You are using the Microsoft Windows OS. The built-in Internet browser is called Edge.
Edge (it is based upon the Chromium “engine” - also used by Brave), has a Developer Tools feature (as does Brave Browser); and Microsoft has instructions for you, on how to use Developer Tools. When you get a Developer Tools console window opened, select the Network tool:
Visit your web sites of interest. For each, examine the Developer Tools > Network . . . for the many, many “scripts” that are downloaded to your computer.
Without constant policing by the many, many sources of those scripts, How do you know, that the scripts are safe? That the scripts are not Key Loggers nor grabbing images of your Internet browser windows?
The answer to your question, is, that there are many processes that are attempting to make some in-road to your devices that are connected to a network . . . and also, gathering info about you.
If you believe Brave to be a security problem, then why not Microsoft’s Edge?
In the meantime, get to know How to use Developer Tools > Network, for any Internet browser that is your choice, to use.
And learn more, about Kaspersky Internet Security . . . there is likely to be some list or log that shows the various items that are allowed or blocked or in some quarantine status. And some of those items, might have already (by some default process during installation of the Kaspersky software) . . . been added without you personally inspecting each item.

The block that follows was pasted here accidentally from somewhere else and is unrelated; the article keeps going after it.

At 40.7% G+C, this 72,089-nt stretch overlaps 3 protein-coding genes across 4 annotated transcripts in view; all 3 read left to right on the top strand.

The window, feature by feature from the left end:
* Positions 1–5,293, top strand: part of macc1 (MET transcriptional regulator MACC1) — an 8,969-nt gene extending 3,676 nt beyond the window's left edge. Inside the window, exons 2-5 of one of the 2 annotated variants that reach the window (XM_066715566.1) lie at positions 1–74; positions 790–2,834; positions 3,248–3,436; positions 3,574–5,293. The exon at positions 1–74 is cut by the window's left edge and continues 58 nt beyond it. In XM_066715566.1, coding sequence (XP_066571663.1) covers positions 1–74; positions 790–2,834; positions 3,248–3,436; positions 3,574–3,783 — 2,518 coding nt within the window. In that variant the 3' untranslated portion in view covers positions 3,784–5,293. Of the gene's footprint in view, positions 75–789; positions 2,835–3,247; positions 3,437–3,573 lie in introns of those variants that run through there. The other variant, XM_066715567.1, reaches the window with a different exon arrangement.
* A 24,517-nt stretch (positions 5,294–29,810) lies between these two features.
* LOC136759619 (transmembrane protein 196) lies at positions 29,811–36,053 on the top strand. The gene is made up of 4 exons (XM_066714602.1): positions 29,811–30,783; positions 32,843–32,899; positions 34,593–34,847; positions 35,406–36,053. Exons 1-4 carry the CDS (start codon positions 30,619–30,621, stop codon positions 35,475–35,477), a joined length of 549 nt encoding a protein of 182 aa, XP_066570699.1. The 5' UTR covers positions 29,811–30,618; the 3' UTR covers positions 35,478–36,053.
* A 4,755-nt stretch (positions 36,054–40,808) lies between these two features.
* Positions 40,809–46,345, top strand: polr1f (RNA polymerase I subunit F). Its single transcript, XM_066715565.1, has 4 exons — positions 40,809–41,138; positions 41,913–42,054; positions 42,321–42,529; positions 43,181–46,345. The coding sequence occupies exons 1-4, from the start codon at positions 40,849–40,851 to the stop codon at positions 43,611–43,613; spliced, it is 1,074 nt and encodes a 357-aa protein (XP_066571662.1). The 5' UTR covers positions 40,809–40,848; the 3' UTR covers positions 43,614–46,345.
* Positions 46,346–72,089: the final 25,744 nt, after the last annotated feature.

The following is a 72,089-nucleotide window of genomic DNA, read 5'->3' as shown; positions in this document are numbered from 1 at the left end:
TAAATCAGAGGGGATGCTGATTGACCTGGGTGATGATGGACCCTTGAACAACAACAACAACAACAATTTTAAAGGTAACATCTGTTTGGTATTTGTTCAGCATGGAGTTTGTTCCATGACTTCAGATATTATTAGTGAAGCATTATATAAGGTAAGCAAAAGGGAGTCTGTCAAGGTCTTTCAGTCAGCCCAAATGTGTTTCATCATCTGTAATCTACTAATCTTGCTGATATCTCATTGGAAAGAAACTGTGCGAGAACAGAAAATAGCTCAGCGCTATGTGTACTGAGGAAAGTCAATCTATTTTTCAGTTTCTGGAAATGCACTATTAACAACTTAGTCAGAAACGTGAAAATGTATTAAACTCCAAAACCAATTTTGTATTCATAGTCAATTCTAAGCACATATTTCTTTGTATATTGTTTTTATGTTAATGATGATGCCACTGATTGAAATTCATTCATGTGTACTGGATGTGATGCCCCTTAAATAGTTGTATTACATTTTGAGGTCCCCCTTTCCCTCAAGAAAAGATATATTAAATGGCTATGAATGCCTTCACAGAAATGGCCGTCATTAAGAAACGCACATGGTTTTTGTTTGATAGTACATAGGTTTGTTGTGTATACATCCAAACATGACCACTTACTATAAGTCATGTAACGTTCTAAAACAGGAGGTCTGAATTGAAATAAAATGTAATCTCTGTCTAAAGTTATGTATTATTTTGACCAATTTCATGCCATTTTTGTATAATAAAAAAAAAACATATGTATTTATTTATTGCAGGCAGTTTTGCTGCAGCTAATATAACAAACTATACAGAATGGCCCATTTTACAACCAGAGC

I agree with you, that it is a surprise, that Brave Browser – according to Kaskpersky Internet Security – attempted to gather info about, or use, your computer’s camera.
But, you will find, over time, other processes that are also trying to do something that you may not like. That is a reason why Kaspersky (and other such network security firewall-type programs) created the window that you encountered.
And, that is also why every Internet browser has so many switches that you need to study and know well. Along with all the switches and featurs of some security and/or firewall applications.
Be determined to learn about, what you are discovering:
That the size of the general instrument panel (the combination of many applications and processes that we use), with its maze of options, preferences, settings, and switches . . . that affect and control our connections to, and use of, our computing devices PLUS our network connections . . . is much bigger than we wish . . . but in order to succeed at using the technology, there is much study.
A lot of Brave Browser development, apparently occurs at the GitHub website. That place is a mess, but I continue to struggle with learning about it.